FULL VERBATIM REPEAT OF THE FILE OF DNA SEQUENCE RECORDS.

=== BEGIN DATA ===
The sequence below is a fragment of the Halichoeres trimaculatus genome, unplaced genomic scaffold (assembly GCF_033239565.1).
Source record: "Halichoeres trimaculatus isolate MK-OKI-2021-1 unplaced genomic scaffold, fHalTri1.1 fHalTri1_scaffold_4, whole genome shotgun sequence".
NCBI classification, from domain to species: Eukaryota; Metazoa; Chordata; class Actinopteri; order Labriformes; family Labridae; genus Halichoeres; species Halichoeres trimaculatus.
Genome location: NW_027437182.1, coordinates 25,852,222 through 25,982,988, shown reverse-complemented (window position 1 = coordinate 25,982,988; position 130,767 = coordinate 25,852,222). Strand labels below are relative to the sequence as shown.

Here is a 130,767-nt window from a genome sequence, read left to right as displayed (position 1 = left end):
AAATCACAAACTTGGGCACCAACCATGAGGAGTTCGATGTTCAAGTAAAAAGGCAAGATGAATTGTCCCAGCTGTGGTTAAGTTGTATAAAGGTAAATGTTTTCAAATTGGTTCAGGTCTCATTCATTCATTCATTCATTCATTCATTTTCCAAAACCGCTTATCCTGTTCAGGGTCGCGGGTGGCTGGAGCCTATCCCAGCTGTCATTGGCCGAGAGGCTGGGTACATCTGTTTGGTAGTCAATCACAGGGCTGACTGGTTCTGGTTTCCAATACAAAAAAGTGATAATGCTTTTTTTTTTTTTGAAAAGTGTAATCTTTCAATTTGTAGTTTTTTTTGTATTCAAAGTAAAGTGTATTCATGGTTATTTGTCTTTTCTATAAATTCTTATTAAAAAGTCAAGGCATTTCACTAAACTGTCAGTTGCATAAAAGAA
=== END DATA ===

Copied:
The sequence below is a fragment of the Halichoeres trimaculatus genome, unplaced genomic scaffold (assembly GCF_033239565.1).
Source record: "Halichoeres trimaculatus isolate MK-OKI-2021-1 unplaced genomic scaffold, fHalTri1.1 fHalTri1_scaffold_4, whole genome shotgun sequence".
NCBI classification, from domain to species: Eukaryota; Metazoa; Chordata; class Actinopteri; order Labriformes; family Labridae; genus Halichoeres; species Halichoeres trimaculatus.
Genome location: NW_027437182.1, coordinates 25,852,222 through 25,982,988, shown reverse-complemented (window position 1 = coordinate 25,982,988; position 130,767 = coordinate 25,852,222). Strand labels below are relative to the sequence as shown.

Here is a 130,767-nt window from a genome sequence, read left to right as displayed (position 1 = left end):
AAATCACAAACTTGGGCACCAACCATGAGGAGTTCGATGTTCAAGTAAAAAGGCAAGATGAATTGTCCCAGCTGTGGTTAAGTTGTATAAAGGTAAATGTTTTCAAATTGGTTCAGGTCTCATTCATTCATTCATTCATTCATTCATTTTCCAAAACCGCTTATCCTGTTCAGGGTCGCGGGTGGCTGGAGCCTATCCCAGCTGTCATTGGCCGAGAGGCTGGGTACATCTGTTTGGTAGTCAATCACAGGGCTGACTGGTTCTGGTTTCCAATACAAAAAAGTGATAATGCTTTTTTTTTTTTTGAAAAGTGTAATCTTTCAATTTGTAGTTTTTTTTGTATTCAAAGTAAAGTGTATTCATGGTTATTTGTCTTTTCTATAAATTCTTATTAAAAAGTCAAGGCATTTCACTAAACTGTCAGTTGCATAAAAGAA